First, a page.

For a Rocky Mountain Showdown decision nearly as lopsided as Colorado’s 44-7 win Friday in Denver, one must go back to the 2001 season.
That year should make Buffs fans’ ears and Ralphie’s horns perk up.
In 2001, Colorado stampeded to 10 wins and a Big 12 championship, embarrassing national runner-up Nebraska along the way. That season, however, was also the beginning of the decline for Buffalo football.
A national powerhouse throughout the 1990s, the turn of the millennium turned the fortunes of the Colorado football program. Never since 2001 have the Buffs reached that 10-win mark. Certainly no one outside of their locker room is slotting them for that milestone in 2016, and a blowout of Colorado State isn’t indicative of a march to nine more victories — this wasn’t a Colorado State of the Sonny Lubick days, after all.
Still, CU handled Colorado State in an effortless way that hasn’t been commonplace for the Buffs over the course of the last decade. The Buffs peppered an overwhelmed Ram defense with a variety of passes and runs, unleashed from a high-tempo set, that worked like a series of jabs in a prize fight.
Haymakers came from the arm of quarterback Sefo Liufau, who — earlier this week — head coach Mike MacIntyre said was playing by “miracle” after enduring a grueling Lisfranc injury, surgery and rehabilitation.
No one would guess it, seeing him go 23-of-33 for 318 yards. The way Liufau and the Buff offense clicked early, CU could have deluged its rival for north of 40 points by halftime, had MacIntyre not let off the gas.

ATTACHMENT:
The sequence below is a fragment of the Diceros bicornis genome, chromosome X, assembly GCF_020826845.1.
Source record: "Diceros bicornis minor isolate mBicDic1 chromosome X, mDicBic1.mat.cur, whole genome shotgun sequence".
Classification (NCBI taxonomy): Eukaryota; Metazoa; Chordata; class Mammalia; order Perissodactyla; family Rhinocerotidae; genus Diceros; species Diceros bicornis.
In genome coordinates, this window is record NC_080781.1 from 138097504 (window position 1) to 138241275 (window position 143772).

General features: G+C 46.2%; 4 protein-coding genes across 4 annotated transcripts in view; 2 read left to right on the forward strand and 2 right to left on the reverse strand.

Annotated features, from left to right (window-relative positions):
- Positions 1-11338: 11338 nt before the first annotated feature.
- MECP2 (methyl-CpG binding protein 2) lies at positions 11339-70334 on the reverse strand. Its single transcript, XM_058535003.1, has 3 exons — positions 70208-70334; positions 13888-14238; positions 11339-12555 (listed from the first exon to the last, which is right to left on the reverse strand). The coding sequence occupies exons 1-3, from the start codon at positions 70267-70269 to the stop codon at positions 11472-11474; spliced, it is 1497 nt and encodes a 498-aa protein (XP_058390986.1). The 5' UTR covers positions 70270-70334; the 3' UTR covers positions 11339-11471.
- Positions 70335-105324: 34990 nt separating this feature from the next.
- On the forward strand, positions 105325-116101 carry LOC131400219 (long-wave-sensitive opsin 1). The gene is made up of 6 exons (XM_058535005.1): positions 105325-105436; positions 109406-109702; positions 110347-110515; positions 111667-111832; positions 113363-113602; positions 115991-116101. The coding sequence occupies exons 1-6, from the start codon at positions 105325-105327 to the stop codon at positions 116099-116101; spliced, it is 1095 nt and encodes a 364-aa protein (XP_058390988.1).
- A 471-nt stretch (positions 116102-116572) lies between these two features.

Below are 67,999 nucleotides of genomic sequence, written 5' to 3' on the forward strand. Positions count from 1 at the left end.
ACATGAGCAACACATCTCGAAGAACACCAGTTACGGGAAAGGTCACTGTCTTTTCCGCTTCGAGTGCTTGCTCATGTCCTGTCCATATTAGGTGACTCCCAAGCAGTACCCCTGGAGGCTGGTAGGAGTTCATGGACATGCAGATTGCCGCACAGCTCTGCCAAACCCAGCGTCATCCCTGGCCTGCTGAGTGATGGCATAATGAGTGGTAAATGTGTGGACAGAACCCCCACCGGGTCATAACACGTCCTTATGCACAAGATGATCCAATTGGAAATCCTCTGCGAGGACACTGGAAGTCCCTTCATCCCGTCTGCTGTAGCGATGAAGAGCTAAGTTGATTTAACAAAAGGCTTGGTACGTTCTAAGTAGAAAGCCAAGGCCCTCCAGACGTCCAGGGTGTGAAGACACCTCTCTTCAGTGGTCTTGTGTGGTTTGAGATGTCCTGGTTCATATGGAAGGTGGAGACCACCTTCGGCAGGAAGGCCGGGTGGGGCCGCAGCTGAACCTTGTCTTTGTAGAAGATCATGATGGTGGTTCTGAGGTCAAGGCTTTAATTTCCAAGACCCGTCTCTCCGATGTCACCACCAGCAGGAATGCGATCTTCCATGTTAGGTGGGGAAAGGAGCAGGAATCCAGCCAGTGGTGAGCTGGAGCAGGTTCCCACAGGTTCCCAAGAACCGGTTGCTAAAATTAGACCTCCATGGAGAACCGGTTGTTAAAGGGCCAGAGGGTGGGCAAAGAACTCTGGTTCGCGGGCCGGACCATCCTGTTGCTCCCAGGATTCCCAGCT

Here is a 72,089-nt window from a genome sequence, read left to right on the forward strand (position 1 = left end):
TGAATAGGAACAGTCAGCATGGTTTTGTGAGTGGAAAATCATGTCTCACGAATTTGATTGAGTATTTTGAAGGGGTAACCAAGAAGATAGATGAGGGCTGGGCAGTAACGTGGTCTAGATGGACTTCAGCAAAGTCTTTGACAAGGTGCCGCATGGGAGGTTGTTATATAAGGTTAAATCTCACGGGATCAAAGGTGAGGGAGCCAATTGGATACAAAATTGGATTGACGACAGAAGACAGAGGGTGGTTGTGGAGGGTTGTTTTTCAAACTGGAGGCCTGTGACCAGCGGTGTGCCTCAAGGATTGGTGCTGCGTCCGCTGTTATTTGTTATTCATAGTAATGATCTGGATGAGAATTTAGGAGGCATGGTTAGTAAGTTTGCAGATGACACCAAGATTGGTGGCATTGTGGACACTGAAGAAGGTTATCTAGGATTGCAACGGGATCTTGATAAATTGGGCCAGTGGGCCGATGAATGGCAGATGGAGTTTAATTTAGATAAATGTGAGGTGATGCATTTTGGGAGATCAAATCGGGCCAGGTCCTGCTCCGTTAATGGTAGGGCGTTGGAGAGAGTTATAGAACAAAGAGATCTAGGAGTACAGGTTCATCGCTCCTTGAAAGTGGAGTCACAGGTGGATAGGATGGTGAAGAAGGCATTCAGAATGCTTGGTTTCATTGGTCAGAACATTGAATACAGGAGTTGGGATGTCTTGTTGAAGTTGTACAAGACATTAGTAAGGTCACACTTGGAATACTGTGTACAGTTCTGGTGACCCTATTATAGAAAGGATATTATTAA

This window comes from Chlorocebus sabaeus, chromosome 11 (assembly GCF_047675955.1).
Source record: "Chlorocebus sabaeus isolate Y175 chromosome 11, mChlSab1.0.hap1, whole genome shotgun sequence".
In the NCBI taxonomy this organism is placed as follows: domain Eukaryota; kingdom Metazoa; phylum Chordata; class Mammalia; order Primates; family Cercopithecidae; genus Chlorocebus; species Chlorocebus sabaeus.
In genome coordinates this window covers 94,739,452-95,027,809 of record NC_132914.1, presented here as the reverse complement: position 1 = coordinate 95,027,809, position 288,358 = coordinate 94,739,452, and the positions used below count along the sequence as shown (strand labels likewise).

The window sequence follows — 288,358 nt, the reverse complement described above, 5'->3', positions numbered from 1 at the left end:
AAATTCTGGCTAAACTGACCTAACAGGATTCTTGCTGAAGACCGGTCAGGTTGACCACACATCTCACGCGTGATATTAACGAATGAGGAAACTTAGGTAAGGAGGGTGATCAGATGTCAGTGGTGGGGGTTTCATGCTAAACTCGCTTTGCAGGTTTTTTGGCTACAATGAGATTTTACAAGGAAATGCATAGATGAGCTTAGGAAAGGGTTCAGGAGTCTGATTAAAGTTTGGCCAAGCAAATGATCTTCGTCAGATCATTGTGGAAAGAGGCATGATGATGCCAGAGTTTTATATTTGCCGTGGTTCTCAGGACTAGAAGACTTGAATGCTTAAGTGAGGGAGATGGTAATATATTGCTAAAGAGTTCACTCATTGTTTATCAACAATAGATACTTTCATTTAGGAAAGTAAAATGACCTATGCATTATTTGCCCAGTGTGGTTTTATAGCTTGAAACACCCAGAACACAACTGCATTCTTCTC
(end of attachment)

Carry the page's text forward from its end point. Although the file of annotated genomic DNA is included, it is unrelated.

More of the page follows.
For so long, roles have been reversed for the Buffaloes. Colorado’s opponents have built insurmountable leads early, then given repetitions to backups throughout second halves. For much of the Pac-12, “Colorado” was spelled “W” on the calendar.
Maybe the Buffs aren’t Pac-12 South title contenders, but they’re not an opponent any member of the conference can take lightly.
What culminated Friday in Denver was the first glimpse of a long process in redirecting Colorado from that slide that began so many years ago. It’s an ongoing process, one that requires patience — something rarely afforded in college football.
The process is paying off just in time.
MacIntyre was the right hire for Colorado football, boasting credentials to lead an uncanny turnaround. He previously went to San Jose State in 2010, at a time the Spartan football program barely clung to existence at the FBS level.
It took MacIntyre and his staff all of two years to transform a 1-11 team into an 11-game winner and a nationally ranked presence.
The collective strength of the Pac-12 is not exactly conducive to quick fixes; not as quick as MacIntyre got San Jose State back on track, at least.
“We were so far down when we got there, and I think the biggest challenge in the Pac-12 has been we have improved,” MacIntyre said at media days in July. “But everybody else was so far ahead of us, and they’re still driving 80 miles an hour. We’ve been trying to drive 120 miles an hour to catch them.”
Presumably no one in Sports Authority Field at Mile High had a radar gun fixed on the Colorado offense, but 120 miles per hour sounds about right. Recent CU offenses would not have had the necessary combination of athleticism, discipline or experience to execute at such a torrid pace.
Eighty-nine plays. A first down just about every third snap, on average. Almost 600 yards and a perfect 8-of-8 in the red zone from an offense that — last year — ranked 120th nationally in efficiency inside the 20.
Friday showed a new look for Colorado football — and an old one reminiscent of 2001 — at the same time.